Archive for the ‘salesmanship is necessary’ Category

check out this here review of vs. death noises at rain taxi.

have you read michael noll’s blog, read to write stories? it offers great interviews and insights into contemporary fiction, plus writing exercises based on whatever michael’s reading. it’s a fine blog, and i would say that even if he hadn’t taken a hard look at my story, “the archived steve,” here.

tomorrow night, i will read from vs. death noises. here is the relevant info:

University of North Florida
Student Union Ballroom
Free food and water

afterward, i will answer questions and sign books.
if you’re in the area, please check it out.

artwalk tonight!

Posted: October 3, 2012 in salesmanship is necessary

dear jacksonville people,
i want to see you at the artwalk tonight. i’ll be outside chamblin’s uptown selling books and changing the world. won’t you change the world with me?

Q: Is there a name for the author of the book which sells zero copies?

Q: How many times shall you post about this book on social media before a friend accuses you of self-aggrandizing douchebaggery?

Q: Have you identified the appropriate emotion for this occasion, and does it swell within you?

Q: Do you think you should yip, leap, shout, and make a golden spectacle of yourself, or should you relax in your favorite chair and drag upon a rich man’s cigar?

Q: Is there a happy medium between those two options and will you seek it, or is there a further extreme which you would rather explore?

Q: What books have you consulted upon the subject, or is a book the last thing you want, given the circumstances?

Q: Did you taste something new in The Wife’s Cincinnati chili?

Q: Have you been too short with people lately and could that shortness be due to nervousness attendant upon this book’s release?

Q: Is there any comparison between yourself and the first-time restaurateur, who puts a great deal of time, money, and maybe passion into his work and worries that no customer will walk through the door on opening day, because the masses would prefer The Olive Garden, or is there no comparison, because the restaurateur has sunk his life’s savings into his business and his wife and family will leave him with nothing should he fail, while you have sunk things far less tangible and costly into your work, at least from the mainstream American point of view?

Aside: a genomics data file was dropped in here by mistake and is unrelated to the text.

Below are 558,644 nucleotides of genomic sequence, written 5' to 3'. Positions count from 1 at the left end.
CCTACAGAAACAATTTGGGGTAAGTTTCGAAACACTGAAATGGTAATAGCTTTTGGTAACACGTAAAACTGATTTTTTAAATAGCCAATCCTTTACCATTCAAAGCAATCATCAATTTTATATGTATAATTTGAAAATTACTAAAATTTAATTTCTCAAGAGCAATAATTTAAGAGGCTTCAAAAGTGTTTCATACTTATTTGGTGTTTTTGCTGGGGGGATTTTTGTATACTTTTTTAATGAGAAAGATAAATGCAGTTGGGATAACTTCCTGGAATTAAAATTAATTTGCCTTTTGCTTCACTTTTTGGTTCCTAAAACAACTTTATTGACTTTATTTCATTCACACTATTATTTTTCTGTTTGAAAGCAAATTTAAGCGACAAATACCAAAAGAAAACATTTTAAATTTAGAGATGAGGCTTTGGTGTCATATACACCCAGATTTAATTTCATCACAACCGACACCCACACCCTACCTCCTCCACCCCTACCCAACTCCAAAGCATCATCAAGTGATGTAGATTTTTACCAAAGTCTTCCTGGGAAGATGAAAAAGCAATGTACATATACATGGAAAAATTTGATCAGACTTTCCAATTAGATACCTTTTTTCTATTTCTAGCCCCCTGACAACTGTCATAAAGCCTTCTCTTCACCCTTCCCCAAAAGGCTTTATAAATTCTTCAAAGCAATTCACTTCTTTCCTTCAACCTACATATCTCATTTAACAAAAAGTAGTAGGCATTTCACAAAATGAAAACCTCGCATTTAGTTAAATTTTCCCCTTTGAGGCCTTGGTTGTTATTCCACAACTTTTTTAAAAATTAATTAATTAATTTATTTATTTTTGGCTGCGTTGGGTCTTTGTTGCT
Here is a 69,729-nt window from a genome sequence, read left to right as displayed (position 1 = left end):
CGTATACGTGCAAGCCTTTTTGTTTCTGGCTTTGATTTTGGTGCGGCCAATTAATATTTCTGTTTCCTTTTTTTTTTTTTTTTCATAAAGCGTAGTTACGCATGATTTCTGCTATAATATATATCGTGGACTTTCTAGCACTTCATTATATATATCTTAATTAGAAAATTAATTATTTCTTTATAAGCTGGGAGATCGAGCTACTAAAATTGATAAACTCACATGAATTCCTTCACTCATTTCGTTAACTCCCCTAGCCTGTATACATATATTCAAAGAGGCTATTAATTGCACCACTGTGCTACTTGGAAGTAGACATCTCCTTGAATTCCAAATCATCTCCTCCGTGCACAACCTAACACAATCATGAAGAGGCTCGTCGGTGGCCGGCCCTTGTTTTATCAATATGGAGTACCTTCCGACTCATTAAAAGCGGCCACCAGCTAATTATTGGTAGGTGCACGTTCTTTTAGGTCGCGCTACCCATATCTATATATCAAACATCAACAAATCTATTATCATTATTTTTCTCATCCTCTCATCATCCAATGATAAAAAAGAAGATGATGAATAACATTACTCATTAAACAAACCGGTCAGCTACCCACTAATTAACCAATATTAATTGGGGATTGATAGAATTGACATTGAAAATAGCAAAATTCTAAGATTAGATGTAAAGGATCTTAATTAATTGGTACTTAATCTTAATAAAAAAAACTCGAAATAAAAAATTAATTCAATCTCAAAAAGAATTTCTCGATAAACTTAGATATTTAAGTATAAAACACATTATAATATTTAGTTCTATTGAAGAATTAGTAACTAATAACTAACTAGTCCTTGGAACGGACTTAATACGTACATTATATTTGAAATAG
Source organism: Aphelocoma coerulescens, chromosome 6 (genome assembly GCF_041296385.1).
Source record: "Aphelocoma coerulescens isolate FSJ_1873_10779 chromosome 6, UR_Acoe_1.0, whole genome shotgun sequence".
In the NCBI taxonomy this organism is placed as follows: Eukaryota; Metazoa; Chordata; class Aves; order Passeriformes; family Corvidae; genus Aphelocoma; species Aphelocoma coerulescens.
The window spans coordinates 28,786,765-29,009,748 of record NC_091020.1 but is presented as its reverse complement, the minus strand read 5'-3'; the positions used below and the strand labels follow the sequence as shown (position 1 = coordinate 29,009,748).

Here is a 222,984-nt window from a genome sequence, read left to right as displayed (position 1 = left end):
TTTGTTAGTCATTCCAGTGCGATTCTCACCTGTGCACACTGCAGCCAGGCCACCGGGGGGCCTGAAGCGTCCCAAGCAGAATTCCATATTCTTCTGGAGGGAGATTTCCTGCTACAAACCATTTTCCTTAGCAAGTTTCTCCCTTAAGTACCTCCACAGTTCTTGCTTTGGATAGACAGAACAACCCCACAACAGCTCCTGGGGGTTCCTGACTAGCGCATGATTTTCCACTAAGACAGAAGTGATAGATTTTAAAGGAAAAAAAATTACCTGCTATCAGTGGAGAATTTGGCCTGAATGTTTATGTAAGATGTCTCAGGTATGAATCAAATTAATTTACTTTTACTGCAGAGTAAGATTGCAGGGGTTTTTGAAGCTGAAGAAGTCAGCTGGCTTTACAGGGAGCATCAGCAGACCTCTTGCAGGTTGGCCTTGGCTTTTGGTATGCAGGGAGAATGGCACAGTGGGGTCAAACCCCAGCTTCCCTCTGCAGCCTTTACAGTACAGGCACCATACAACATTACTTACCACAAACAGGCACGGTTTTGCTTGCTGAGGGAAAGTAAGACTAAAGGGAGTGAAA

Q: Shouldn’t you listen to cheerier music, given the occasion?

Q: Can you articulate the emotion being felt,or has the emotion, unidentified, a masked or invisible sicko with a knife carving you from the inside out or a secret admirer massaging your heart, or both or many others, a plurality of emotions operating at cross purposes and all at once, none of them identified, for it’s impossible to single one out from the rest as this speculation is inspired by Heraclitus, of whom you’ve read lately, one emotion becoming its fiery opposite and back again, all in flux, though he doesn’t feel warm particularly, while pondering the emotion?

Q: Can you write, at present, without overloading readers with images or is everything coming out a scrambled mess in the manner of our last question?

Q: That is, can you set aside metaphor, allusion, and obfuscation to speak of your emotion, at least for now?

A: Obviously not. Jeez.

Vs. Death Noises


Some mornings, like the one after you slice Herv’s femoral artery, you won’t feel jazzed about yourself. If you need detachment, cast this spell. Look into the McDonald’s window and practice saying “Carl” to your reflection. At the shelter, introduce yourself by that name. The next day, say you’re Steve. On the road, later, abbreviate the alias to C or S. While picking oranges in the Everglades, go by J. Run through the alphabet, one letter per day. Alone, practice asking your reflection, “Who are you?” Later, just ask, “Who?” Namelessness carries a particular danger. It’s one hop, really, from Namelessness to schizo nuts. To prevent this, every night whisper your real name to Jasmine. She’ll guard the secret.

from “Spell Compendium”

in Vs. Death Noises.

Thanks to Timber for publishing “The Archived Steve” here.

If you enjoyed it, you’d probably enjoy my book, which you can buy here.